I often get the question – is it a good guide who follows the principle of “carrot and stick.”
It is also possible to extend – is it a good father (mother) who raises a child according to the rule of carrot and stick.
Studies in animals (e.g., mice, dogs) show that the award is one of the most effective ways to promote desired behavior. And painful punishment is an equally effective way to eliminate unwanted behavior. Voluntarily, anyone rarely puts his fingers in the fire.
What could be a “carrot” in the hands of the manager(s): a bonus, a non-monetary reward (travel, holiday), a formal thank you, and a simple “thank you.”
The most common punishment used is a harsh word, criticism, deprivation of privileges, or even more severe punishment.
A much more important question is what is being encouraged.
The goal in the family is to bring up a righteous, kind, and a good person. Thus decent, responsible, honest behavior, caring for others are usually encouraged.
In the organization? There are many different causes. The simplest – better results, higher sales. Rarely – creativity, entrepreneurship, autonomy.
Is it enough to educate a person with a whip and candy?
It is always best to answer similar questions by asking yourself. Would I like it if I was encouraged by carrots and sticks?
The feeling is not the best – like a trained bunny. It is as if my purpose is only to do some action and create a result. It seems my personality, my needs are completely irrelevant. Maybe that’s why there are still so many unmotivated people in companies?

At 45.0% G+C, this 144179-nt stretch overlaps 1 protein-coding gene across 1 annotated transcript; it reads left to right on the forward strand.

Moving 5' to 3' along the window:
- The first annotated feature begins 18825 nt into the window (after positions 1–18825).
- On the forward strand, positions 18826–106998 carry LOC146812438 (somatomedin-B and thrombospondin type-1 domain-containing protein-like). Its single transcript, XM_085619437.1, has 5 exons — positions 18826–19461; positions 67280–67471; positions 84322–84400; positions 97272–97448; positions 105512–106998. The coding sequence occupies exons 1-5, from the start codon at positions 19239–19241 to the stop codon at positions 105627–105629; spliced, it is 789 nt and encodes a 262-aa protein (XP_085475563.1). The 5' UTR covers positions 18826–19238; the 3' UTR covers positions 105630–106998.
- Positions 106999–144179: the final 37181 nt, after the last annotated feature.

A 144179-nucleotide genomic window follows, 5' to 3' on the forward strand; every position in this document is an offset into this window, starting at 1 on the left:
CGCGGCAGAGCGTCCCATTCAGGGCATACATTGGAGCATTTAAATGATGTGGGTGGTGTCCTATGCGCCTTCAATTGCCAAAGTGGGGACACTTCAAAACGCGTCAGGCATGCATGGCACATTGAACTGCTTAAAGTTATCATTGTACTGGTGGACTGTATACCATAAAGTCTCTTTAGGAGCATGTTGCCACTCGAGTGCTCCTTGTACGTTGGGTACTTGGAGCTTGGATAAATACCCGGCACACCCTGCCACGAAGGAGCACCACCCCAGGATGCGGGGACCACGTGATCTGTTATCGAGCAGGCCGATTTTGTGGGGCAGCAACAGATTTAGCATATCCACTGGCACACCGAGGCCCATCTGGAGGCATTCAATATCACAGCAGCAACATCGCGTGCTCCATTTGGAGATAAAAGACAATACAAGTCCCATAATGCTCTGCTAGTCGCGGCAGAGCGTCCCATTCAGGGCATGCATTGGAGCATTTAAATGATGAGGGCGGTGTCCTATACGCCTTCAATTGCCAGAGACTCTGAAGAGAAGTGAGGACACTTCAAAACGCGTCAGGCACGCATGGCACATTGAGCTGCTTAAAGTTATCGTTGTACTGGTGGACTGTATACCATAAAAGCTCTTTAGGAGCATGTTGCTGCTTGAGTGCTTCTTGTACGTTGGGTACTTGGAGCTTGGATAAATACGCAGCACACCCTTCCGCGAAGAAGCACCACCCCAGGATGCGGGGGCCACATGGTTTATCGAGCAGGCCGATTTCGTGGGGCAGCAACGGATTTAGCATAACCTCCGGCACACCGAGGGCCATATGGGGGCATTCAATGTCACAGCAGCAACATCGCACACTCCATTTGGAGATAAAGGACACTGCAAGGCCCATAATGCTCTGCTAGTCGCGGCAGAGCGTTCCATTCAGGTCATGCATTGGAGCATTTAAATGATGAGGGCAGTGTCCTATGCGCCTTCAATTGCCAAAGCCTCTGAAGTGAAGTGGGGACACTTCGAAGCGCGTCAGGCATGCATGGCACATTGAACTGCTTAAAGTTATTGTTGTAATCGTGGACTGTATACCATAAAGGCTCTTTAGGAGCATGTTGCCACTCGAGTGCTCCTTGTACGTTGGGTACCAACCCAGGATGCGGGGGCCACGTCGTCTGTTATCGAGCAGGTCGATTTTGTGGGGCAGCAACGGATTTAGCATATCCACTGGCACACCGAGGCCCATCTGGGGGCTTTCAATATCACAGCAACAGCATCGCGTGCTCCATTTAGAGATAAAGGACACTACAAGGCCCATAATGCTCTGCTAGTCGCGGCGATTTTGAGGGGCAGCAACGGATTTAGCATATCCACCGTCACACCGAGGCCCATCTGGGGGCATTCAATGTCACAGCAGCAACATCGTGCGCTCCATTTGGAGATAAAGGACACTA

Both fine and reward are methods of external promotion. External motivation is what you get from the outside and make an effort just for that.
Inner motivation is the desire to take action within us, the satisfaction and joy that comes from the activity you take on that you really enjoy, not the outward reward.
Research confirms that external stimulation reduces internal motivation.
Meeting and elevating the needs of one person (or a group of them) is also a flawed practice that takes on unforeseen forms. The importance falls on the balance between the interests and rules of the individual and the team (organization, society). On the one hand, encouragement and punishment are an expression of one person’s supremacy over another, regardless, the interest of the community, of humanity as a group, has always been more important. It is an eternal agreement that is reversed, challenged, and polished again.
To answer the question: to lead only by carrot and stick approach can be simple, but too narrow. Loss of sense of meaning, spirituality (an increasingly forgotten but meaningless element of organizations), inner pleasure arising from activities.
What is a society that is educated solely on the principle of whip and candy? There is no need to look far – captive, authoritarian, limited.
Probably so in the family and in the organization.
Dr. Alisa Miniotaitė is a management and leadership expert, founder of UAB ALISA MANAGEMENT LABORATORY, ISM University of Management and Economics, Leadership Program Manager